500 Nations (1995) s01e03 Episode Script

Clash of Cultures

I'm Kevin Costner.
Welcome back to 500 Nations.
Even before the colonies were established in the East the European entrepreneurs of the New World started pushing west testing the boundaries of this rich new land.
What they discovered was the wealth of the Indian nations and the staggering abundance of their natural resources.
The beautiful furs, the endless supply of deerskins.
Indian people, in turn, saw that the goods the Europeans offered made life a lot easier.
Metal axes, knives, copper kettles and guns.
And for a time, this simple arrangement worked.
But very quickly, North America became an irresistible prize to the Europeans.
They sent armies to fight for the control of the continent's resources the way modern armies fight over oil.
In this hour, we take you to the heartland, to a continent in turmoil.
Welcome to Part Five of 500 Nations: "A Cauldron of War.
" "When the white man came here as stranger he saw that the furs worn by our nations were valuable and he showed to our ancestors many goods which he brought with him.
And these were very tempting.
The white man said: 'Will you not sell the skins of your animals for the goods I bring? ' Our ancestors replied: 'We will buy your goods, and you will buy our furs.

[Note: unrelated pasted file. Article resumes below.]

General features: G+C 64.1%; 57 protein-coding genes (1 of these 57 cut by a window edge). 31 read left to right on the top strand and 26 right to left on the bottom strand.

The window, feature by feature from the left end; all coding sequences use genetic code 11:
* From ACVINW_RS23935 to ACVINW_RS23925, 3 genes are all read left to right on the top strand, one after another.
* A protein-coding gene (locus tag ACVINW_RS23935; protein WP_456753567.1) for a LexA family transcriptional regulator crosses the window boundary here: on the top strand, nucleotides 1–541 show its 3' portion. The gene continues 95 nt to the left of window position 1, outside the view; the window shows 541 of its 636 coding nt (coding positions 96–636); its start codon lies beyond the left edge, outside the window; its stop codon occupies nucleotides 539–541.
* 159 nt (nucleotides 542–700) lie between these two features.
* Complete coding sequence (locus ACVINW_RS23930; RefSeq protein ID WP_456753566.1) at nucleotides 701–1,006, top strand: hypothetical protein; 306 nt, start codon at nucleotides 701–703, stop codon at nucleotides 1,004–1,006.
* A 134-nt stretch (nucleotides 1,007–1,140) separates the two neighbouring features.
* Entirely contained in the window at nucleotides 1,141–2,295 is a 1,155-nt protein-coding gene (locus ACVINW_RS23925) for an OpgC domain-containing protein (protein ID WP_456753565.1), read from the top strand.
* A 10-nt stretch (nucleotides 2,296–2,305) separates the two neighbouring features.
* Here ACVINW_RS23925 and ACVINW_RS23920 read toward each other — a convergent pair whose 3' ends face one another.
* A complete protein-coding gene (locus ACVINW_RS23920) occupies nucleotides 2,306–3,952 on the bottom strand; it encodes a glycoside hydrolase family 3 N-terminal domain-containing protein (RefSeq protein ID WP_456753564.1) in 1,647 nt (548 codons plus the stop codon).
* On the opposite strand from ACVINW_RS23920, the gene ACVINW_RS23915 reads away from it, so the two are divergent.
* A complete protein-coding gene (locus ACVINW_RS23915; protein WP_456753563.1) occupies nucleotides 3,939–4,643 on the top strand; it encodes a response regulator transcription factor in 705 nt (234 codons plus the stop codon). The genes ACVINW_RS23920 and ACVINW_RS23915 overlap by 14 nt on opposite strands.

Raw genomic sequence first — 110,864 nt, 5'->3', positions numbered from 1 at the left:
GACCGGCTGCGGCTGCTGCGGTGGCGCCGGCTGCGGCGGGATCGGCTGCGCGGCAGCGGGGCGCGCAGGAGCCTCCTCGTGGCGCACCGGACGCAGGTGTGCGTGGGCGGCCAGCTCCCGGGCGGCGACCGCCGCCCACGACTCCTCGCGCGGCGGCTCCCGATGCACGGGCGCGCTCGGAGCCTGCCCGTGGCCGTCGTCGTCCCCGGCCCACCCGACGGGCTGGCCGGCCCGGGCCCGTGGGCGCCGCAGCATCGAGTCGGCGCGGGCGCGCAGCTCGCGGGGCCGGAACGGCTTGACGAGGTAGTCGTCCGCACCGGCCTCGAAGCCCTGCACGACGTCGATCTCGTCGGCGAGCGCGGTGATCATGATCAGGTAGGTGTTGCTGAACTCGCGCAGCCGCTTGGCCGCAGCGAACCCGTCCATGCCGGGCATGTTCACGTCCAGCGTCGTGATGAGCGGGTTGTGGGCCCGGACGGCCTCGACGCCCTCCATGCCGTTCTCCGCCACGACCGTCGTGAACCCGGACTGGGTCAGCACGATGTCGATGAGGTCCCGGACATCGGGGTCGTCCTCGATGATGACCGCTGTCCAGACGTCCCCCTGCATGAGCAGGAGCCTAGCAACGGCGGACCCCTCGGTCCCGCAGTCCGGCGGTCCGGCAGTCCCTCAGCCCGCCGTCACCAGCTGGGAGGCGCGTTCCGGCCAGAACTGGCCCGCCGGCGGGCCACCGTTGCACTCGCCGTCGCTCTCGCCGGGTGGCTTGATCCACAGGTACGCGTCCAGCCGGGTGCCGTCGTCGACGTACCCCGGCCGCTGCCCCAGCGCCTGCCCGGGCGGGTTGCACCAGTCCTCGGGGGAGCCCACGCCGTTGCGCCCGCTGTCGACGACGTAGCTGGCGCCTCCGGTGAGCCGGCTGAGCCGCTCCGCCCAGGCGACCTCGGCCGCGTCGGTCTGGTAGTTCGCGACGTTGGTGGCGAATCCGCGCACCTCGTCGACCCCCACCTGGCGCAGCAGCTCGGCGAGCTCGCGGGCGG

' The whites proposed nothing more.
Our ancestors acceded to nothing else.
" Peau de Chat, ojibway.
In the 1600s, French and English fur traders made deep inroads into the North American continent where interior Indian nations hunted beaver, mink, fox and other fur-bearing animals.
For northern Indian nations, trading with Europeans was merely an expansion of a seasonal round that had been repeated for centuries.
Winter was the traditional time for villages to disperse into smaller groups to hunt and trap from winter camps.
Spring was the season when they came back together and resumed village life.
Hunters returned home with their winter's take of pelts and welcomed trade.
At first, European traders conformed to this cycle and the beautiful and exotic furs placed Indian traders in a strong bargaining position.
"I heard my host, a Montagnais leader, say one day, jokingly: 'The beaver does everything perfectly well.
It makes kettles, hatchets, swords, knives, bread.
In short, it makes everything.
' He was making sport of us Europeans who have such a fondness for the skin of this animal.
" Nicholas d'onee, fur trader.
Fur trade was becoming central to the European economy.
From beaver came felt, and when the felt hat came into fashion in Europe the North Atlantic trade took on global proportions.
It seemed like the European way of trading was to go out and try to outdo one another.
Who was gonna have the most? And so our people were not like that with the other nations before the Europeans.
But they soon caught on to be able to become wealthy that way.